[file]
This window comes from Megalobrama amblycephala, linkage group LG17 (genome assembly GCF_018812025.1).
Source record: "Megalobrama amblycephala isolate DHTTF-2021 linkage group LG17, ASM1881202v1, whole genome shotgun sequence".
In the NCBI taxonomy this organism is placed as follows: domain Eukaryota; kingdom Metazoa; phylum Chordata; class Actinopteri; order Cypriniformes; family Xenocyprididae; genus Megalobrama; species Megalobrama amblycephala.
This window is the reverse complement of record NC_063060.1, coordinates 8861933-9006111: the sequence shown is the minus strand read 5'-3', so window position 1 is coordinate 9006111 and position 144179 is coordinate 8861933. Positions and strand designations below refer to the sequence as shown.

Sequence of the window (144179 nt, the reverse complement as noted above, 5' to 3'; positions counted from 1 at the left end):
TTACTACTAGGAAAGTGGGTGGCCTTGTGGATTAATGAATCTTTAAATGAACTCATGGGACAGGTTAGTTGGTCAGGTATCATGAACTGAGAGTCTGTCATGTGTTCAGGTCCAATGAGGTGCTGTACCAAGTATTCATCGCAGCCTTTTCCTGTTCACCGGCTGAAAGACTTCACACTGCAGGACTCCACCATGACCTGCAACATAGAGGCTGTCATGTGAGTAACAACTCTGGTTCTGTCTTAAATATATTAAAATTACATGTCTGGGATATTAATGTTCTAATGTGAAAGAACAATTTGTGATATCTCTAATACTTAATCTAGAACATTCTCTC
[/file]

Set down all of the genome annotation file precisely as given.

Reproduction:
This window comes from Megalobrama amblycephala, linkage group LG17 (genome assembly GCF_018812025.1).
Source record: "Megalobrama amblycephala isolate DHTTF-2021 linkage group LG17, ASM1881202v1, whole genome shotgun sequence".
In the NCBI taxonomy this organism is placed as follows: domain Eukaryota; kingdom Metazoa; phylum Chordata; class Actinopteri; order Cypriniformes; family Xenocyprididae; genus Megalobrama; species Megalobrama amblycephala.
This window is the reverse complement of record NC_063060.1, coordinates 8861933-9006111: the sequence shown is the minus strand read 5'-3', so window position 1 is coordinate 9006111 and position 144179 is coordinate 8861933. Positions and strand designations below refer to the sequence as shown.

Sequence of the window (144179 nt, the reverse complement as noted above, 5' to 3'; positions counted from 1 at the left end):
TTACTACTAGGAAAGTGGGTGGCCTTGTGGATTAATGAATCTTTAAATGAACTCATGGGACAGGTTAGTTGGTCAGGTATCATGAACTGAGAGTCTGTCATGTGTTCAGGTCCAATGAGGTGCTGTACCAAGTATTCATCGCAGCCTTTTCCTGTTCACCGGCTGAAAGACTTCACACTGCAGGACTCCACCATGACCTGCAACATAGAGGCTGTCATGTGAGTAACAACTCTGGTTCTGTCTTAAATATATTAAAATTACATGTCTGGGATATTAATGTTCTAATGTGAAAGAACAATTTGTGATATCTCTAATACTTAATCTAGAACATTCTCTC